Our brains are powerful. They can be a theatre where we dream. Where we imagine. Where we remember.

They can also be a place where we go over and over again the words that someone said. Or where we plot.

She should get what she deserves.

How much of our thought life do we spend devoted to bitterness over the words or actions of another?

All this week we’ve been taking a deeper look at conlict, and how to resolve it — or at least find peace on our side.

And one way is to recognize how our thought life can keep conflict broiling, even if no one else is still engaging.

Instead of envisioning revenge or going over and over the wrong, what might happen if you devote that same time to imagining a just outcome and began to work toward that outcome?

Father, I pray for is healing.

Lord, I ask that we just stop fighting.

God, help me to see her side of this.

Envisioning a “just” outcome
means that if you are the injured party, you might start praying for an apology and a fresh start. Or for compromise as you hear her thoughts and feelings, and she hears yours. Or even better, ask God to step in and create an outcome that you might not be able to dream of yet.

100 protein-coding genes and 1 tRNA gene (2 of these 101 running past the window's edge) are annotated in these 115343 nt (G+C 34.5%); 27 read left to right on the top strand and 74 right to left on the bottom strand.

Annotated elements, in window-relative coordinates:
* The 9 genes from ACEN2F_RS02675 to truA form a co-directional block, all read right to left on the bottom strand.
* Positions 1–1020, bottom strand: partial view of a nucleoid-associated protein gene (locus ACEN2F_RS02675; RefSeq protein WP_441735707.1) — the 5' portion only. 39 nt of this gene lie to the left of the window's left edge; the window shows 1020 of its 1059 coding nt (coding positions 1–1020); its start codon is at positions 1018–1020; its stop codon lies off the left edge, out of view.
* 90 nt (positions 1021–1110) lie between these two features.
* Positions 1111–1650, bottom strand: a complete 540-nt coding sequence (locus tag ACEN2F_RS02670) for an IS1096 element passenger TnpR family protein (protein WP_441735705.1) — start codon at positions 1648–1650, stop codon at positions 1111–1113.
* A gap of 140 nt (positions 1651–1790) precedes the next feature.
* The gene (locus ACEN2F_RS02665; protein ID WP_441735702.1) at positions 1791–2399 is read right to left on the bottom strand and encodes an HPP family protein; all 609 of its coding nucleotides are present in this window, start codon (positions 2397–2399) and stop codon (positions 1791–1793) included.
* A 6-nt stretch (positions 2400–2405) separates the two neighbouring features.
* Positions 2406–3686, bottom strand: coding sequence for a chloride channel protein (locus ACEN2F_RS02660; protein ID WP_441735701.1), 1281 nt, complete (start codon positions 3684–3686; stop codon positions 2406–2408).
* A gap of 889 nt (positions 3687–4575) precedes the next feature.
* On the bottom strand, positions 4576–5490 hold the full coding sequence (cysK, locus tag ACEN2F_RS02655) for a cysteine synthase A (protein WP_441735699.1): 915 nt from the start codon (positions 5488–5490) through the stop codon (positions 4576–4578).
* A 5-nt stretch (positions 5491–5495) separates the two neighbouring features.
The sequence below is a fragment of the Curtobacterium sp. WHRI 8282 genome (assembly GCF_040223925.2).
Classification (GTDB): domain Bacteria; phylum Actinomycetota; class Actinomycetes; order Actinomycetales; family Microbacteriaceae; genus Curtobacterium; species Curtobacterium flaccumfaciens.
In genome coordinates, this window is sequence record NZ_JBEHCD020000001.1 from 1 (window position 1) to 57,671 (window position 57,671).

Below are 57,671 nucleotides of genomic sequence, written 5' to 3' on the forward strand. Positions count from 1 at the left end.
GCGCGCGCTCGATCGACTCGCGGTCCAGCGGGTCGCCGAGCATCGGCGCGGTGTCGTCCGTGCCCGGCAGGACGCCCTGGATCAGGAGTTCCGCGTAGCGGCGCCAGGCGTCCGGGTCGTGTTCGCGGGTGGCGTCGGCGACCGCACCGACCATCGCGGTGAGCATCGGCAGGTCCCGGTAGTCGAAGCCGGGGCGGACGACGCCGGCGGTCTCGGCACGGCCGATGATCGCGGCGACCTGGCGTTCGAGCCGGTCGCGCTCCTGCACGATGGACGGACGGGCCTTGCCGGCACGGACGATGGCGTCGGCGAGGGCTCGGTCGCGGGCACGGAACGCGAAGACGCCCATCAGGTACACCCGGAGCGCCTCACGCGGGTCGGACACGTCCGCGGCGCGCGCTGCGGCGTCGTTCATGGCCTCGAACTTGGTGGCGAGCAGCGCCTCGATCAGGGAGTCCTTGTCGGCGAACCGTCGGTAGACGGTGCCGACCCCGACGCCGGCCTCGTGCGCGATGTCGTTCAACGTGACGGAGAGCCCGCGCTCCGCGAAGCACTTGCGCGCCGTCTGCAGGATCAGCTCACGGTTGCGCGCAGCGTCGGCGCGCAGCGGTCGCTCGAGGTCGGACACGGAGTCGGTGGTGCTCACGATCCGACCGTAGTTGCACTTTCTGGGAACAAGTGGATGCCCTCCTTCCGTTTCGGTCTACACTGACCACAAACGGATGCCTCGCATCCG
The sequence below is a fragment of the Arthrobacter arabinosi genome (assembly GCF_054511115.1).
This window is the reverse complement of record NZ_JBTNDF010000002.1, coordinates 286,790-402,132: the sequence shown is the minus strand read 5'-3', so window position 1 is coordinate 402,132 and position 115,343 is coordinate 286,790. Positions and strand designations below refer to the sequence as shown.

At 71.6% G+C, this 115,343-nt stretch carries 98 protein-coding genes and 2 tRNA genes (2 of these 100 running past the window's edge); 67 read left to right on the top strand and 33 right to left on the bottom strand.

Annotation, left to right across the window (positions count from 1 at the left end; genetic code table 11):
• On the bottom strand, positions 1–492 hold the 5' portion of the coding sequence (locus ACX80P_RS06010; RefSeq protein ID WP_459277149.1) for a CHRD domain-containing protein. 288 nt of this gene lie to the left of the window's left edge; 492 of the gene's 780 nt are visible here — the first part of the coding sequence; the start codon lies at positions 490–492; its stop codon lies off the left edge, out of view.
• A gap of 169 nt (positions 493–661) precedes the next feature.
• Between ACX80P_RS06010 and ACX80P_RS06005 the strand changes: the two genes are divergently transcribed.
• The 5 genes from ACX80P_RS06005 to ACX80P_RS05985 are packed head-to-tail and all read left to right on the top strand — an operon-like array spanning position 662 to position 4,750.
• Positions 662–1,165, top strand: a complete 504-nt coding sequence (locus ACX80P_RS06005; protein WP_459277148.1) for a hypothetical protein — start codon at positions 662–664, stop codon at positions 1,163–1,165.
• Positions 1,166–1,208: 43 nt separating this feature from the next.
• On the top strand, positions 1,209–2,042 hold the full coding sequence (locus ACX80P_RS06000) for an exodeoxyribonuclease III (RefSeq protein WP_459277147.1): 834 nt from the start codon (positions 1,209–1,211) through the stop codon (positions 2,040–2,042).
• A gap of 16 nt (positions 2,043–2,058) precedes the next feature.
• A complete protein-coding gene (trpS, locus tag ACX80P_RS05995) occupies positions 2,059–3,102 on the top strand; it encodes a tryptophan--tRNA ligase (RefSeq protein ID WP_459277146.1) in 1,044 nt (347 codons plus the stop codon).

Again, we can’t make someone else change, but this frees your thought life to expect better things. To act, respond, and react with that prayer in mind. And if that is the only thing you receive, it’s a huge gift.

To live free: Envision a just outcome

Scripture: Finally, brothers and sisters, whatever is true, whatever is noble, whatever is right, whatever is pure, whatever is lovely, whatever is admirable—if anything is excellent or praiseworthy—think about such things. (Phil 4:8 NIV)

Just You and God: Give God your thought life today. Ask Him to show you those places, those times, that you devote to anger or bitterness, which only lead you to places you don’t want to go.